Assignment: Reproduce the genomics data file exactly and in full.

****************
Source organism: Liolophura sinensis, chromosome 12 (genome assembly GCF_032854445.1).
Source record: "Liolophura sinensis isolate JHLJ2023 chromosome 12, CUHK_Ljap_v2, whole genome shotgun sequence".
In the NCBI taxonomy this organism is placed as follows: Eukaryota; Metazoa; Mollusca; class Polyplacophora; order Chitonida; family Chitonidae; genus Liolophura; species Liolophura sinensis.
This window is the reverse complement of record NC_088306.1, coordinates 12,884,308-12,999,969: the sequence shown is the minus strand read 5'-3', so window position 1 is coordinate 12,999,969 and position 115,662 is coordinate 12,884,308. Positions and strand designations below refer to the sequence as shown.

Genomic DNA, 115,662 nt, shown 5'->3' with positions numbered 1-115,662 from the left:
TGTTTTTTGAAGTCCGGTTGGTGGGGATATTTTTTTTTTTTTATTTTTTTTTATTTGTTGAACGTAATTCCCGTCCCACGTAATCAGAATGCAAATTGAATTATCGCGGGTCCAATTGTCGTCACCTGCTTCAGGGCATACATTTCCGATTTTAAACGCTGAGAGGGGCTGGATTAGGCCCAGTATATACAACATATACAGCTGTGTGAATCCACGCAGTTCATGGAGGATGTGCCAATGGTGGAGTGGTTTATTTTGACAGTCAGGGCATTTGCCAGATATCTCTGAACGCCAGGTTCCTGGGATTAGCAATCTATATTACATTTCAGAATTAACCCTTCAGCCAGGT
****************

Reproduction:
Source organism: Liolophura sinensis, chromosome 12 (genome assembly GCF_032854445.1).
Source record: "Liolophura sinensis isolate JHLJ2023 chromosome 12, CUHK_Ljap_v2, whole genome shotgun sequence".
In the NCBI taxonomy this organism is placed as follows: Eukaryota; Metazoa; Mollusca; class Polyplacophora; order Chitonida; family Chitonidae; genus Liolophura; species Liolophura sinensis.
This window is the reverse complement of record NC_088306.1, coordinates 12,884,308-12,999,969: the sequence shown is the minus strand read 5'-3', so window position 1 is coordinate 12,999,969 and position 115,662 is coordinate 12,884,308. Positions and strand designations below refer to the sequence as shown.

Genomic DNA, 115,662 nt, shown 5'->3' with positions numbered 1-115,662 from the left:
TGTTTTTTGAAGTCCGGTTGGTGGGGATATTTTTTTTTTTTTATTTTTTTTTATTTGTTGAACGTAATTCCCGTCCCACGTAATCAGAATGCAAATTGAATTATCGCGGGTCCAATTGTCGTCACCTGCTTCAGGGCATACATTTCCGATTTTAAACGCTGAGAGGGGCTGGATTAGGCCCAGTATATACAACATATACAGCTGTGTGAATCCACGCAGTTCATGGAGGATGTGCCAATGGTGGAGTGGTTTATTTTGACAGTCAGGGCATTTGCCAGATATCTCTGAACGCCAGGTTCCTGGGATTAGCAATCTATATTACATTTCAGAATTAACCCTTCAGCCAGGT